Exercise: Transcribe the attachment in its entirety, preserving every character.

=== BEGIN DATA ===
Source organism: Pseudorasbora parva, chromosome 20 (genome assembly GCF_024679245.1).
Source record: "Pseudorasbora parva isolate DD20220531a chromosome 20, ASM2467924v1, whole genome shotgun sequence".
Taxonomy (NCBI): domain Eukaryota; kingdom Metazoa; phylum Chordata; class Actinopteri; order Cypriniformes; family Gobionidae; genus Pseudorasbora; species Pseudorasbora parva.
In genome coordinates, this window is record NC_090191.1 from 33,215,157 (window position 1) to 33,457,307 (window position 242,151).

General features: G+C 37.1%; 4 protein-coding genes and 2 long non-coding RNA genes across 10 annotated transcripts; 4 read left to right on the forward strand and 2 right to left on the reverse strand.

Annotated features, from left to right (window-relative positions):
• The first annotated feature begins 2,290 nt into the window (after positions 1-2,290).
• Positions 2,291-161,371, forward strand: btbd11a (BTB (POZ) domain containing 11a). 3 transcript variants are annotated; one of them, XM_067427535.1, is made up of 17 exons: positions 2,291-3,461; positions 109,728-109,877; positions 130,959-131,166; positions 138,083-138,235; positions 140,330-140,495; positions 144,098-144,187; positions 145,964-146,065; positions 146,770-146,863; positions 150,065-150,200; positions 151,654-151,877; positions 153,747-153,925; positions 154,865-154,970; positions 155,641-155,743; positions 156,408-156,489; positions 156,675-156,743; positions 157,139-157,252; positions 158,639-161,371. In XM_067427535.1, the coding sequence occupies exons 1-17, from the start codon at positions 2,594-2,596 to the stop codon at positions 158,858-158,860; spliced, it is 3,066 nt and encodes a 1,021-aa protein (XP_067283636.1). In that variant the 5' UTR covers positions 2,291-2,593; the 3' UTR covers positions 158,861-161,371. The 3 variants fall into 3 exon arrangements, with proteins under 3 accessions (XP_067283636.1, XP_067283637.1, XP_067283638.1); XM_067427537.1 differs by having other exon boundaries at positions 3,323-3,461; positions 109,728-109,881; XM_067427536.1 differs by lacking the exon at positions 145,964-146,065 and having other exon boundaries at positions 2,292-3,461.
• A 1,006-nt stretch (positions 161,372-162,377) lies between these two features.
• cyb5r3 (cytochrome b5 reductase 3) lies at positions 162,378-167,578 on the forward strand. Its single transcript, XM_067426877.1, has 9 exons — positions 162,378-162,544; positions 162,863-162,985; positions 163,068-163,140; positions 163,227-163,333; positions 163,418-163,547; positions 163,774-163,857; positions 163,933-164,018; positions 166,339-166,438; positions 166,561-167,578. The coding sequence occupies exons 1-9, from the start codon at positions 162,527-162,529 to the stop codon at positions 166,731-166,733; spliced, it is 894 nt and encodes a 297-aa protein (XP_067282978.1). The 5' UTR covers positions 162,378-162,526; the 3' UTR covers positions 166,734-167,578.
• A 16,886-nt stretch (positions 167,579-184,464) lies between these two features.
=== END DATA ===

Source organism: Pseudorasbora parva, chromosome 20 (genome assembly GCF_024679245.1).
Source record: "Pseudorasbora parva isolate DD20220531a chromosome 20, ASM2467924v1, whole genome shotgun sequence".
Taxonomy (NCBI): domain Eukaryota; kingdom Metazoa; phylum Chordata; class Actinopteri; order Cypriniformes; family Gobionidae; genus Pseudorasbora; species Pseudorasbora parva.
In genome coordinates, this window is record NC_090191.1 from 33,215,157 (window position 1) to 33,457,307 (window position 242,151).

General features: G+C 37.1%; 4 protein-coding genes and 2 long non-coding RNA genes across 10 annotated transcripts; 4 read left to right on the forward strand and 2 right to left on the reverse strand.

Annotated features, from left to right (window-relative positions):
• The first annotated feature begins 2,290 nt into the window (after positions 1-2,290).
• Positions 2,291-161,371, forward strand: btbd11a (BTB (POZ) domain containing 11a). 3 transcript variants are annotated; one of them, XM_067427535.1, is made up of 17 exons: positions 2,291-3,461; positions 109,728-109,877; positions 130,959-131,166; positions 138,083-138,235; positions 140,330-140,495; positions 144,098-144,187; positions 145,964-146,065; positions 146,770-146,863; positions 150,065-150,200; positions 151,654-151,877; positions 153,747-153,925; positions 154,865-154,970; positions 155,641-155,743; positions 156,408-156,489; positions 156,675-156,743; positions 157,139-157,252; positions 158,639-161,371. In XM_067427535.1, the coding sequence occupies exons 1-17, from the start codon at positions 2,594-2,596 to the stop codon at positions 158,858-158,860; spliced, it is 3,066 nt and encodes a 1,021-aa protein (XP_067283636.1). In that variant the 5' UTR covers positions 2,291-2,593; the 3' UTR covers positions 158,861-161,371. The 3 variants fall into 3 exon arrangements, with proteins under 3 accessions (XP_067283636.1, XP_067283637.1, XP_067283638.1); XM_067427537.1 differs by having other exon boundaries at positions 3,323-3,461; positions 109,728-109,881; XM_067427536.1 differs by lacking the exon at positions 145,964-146,065 and having other exon boundaries at positions 2,292-3,461.
• A 1,006-nt stretch (positions 161,372-162,377) lies between these two features.
• cyb5r3 (cytochrome b5 reductase 3) lies at positions 162,378-167,578 on the forward strand. Its single transcript, XM_067426877.1, has 9 exons — positions 162,378-162,544; positions 162,863-162,985; positions 163,068-163,140; positions 163,227-163,333; positions 163,418-163,547; positions 163,774-163,857; positions 163,933-164,018; positions 166,339-166,438; positions 166,561-167,578. The coding sequence occupies exons 1-9, from the start codon at positions 162,527-162,529 to the stop codon at positions 166,731-166,733; spliced, it is 894 nt and encodes a 297-aa protein (XP_067282978.1). The 5' UTR covers positions 162,378-162,526; the 3' UTR covers positions 166,734-167,578.
• A 16,886-nt stretch (positions 167,579-184,464) lies between these two features.